LONDON, England (CNN) -- Britain has granted asylum to Mehdi Kazemi, a gay Iranian student who faced deportation from the United Kingdom and feared execution in Iran for being homosexual, officials confirmed Tuesday.
Mehdi Kazemi feared persecution if he had to return to Iran.
"We keep cases under review where circumstances have changed, and it has been decided that Mr. Kazemi should be granted leave to remain in the UK based on the particular facts of this case," Britain's Home Office said in a written statement quoting an unnamed UK Border Agency spokesman.
Kazemi's uncle, known as Saeed, says his teenage nephew received an "unconditional" letter of asylum from the Home Office on Monday.
Kazemi, 19, moved to London to study English in 2004 but later discovered that his boyfriend had been arrested by Iranian police, charged with sodomy and hanged.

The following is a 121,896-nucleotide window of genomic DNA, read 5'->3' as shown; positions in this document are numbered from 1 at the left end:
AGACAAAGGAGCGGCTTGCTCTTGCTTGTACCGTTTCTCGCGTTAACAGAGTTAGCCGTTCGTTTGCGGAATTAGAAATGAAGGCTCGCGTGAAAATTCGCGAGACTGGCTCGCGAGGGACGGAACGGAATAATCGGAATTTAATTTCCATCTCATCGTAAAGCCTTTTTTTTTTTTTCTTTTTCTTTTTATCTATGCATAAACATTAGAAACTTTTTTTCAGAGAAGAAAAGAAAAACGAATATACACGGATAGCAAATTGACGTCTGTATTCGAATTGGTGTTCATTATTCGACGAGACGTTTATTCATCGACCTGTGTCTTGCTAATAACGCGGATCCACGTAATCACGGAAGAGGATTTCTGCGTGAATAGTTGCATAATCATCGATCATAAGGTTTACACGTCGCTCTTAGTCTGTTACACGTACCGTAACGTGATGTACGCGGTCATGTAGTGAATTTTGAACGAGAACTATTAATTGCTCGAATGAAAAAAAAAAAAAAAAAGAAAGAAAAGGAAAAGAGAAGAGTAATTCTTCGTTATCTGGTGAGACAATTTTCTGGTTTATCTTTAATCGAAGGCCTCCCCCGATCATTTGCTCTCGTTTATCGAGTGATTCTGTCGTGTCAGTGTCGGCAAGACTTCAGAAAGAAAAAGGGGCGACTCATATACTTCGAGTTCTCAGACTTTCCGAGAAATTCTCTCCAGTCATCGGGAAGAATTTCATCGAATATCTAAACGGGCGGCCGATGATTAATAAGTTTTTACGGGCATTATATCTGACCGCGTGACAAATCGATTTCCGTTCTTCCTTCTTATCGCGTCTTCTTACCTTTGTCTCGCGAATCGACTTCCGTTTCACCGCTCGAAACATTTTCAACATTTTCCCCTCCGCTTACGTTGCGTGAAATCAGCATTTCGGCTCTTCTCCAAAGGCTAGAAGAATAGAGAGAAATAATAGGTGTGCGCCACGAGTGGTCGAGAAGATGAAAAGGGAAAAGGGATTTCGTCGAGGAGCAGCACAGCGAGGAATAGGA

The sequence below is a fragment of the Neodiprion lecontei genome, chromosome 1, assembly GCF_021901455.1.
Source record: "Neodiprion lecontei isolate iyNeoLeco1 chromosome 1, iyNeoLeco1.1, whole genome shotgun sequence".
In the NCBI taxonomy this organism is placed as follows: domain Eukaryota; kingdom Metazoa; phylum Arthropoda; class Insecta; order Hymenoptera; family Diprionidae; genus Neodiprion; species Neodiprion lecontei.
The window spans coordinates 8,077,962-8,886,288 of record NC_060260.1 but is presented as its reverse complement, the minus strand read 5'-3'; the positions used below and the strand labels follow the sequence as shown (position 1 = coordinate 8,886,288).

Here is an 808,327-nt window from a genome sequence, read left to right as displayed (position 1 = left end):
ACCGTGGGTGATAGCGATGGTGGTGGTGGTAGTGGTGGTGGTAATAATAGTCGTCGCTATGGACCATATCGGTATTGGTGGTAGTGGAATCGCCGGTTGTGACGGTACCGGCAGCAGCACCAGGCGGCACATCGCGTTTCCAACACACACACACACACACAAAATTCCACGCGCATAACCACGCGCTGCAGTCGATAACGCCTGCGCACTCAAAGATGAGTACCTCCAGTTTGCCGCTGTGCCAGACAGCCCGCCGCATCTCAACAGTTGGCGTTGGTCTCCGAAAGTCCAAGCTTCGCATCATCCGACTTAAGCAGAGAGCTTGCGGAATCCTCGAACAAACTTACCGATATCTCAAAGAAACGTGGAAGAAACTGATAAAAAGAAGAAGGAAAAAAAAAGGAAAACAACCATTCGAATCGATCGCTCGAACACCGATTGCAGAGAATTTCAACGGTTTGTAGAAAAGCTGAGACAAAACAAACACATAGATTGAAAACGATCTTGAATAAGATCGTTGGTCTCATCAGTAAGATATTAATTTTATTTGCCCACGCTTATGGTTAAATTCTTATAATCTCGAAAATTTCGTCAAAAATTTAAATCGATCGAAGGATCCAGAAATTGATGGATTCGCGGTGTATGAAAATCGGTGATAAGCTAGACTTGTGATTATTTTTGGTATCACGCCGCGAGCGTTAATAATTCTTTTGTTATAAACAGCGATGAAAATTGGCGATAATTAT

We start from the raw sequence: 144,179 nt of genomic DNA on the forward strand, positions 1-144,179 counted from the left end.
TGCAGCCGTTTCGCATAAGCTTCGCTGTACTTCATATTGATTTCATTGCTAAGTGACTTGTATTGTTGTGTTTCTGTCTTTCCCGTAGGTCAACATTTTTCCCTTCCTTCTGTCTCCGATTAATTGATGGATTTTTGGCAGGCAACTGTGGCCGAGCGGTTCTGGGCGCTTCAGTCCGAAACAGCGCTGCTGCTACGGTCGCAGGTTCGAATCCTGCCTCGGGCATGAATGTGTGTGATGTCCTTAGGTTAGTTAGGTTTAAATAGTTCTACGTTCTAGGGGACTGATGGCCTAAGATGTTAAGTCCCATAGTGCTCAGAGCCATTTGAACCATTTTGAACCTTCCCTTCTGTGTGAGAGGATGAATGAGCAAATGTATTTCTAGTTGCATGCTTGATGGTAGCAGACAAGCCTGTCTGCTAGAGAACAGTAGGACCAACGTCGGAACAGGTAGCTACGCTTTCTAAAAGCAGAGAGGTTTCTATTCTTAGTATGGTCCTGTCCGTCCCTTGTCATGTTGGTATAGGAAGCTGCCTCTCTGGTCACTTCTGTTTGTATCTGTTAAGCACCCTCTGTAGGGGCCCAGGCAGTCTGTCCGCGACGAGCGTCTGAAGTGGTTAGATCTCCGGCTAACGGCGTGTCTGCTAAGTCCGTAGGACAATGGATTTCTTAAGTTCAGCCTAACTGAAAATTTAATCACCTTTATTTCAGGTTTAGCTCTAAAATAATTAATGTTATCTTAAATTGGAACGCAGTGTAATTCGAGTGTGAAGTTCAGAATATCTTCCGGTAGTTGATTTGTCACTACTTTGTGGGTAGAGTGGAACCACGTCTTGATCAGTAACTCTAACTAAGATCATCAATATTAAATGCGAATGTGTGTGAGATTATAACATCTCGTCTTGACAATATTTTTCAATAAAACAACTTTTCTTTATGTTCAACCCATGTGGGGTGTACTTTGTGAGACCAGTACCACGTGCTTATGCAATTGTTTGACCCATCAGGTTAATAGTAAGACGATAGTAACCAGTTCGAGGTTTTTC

Fearing the same fate, he applied for asylum in Britain but was denied in 2007.
The office of Simon Hughes, the member of parliament who took up Kazemi's cause, said the Home Office has granted Kazemi leave for five years.
"Like Mehdi and his family in Britain, I am delighted by the Home Office decision that my constituent, Mehdi Kazemi, can now stay in this country and will not be sent back to Iran," Hughes said in a written statement.
"As I have argued over the last 18 months, the Home Office should not send gay and lesbian people back to countries where they will be at risk of persecution, torture or worse," he said.
Hughes was expected to meet with Kazemi late Tuesday.
Peter Tatchell, of the London-based gay rights activist group OutRage, said the decision "is a victory of sorts in that Mehdi has gotten only a temporary leave to remain. At the end of five years, he will have to go through the whole appeal process again."
He added, "Mehdi wouldn't have got leave to remain if there hadn't been massive publicity to his case. There are many other gay and lesbian Iranian asylum-seekers that are scheduled for deportation to Iran."
All About Iran • United Kingdom • Human Rights Policy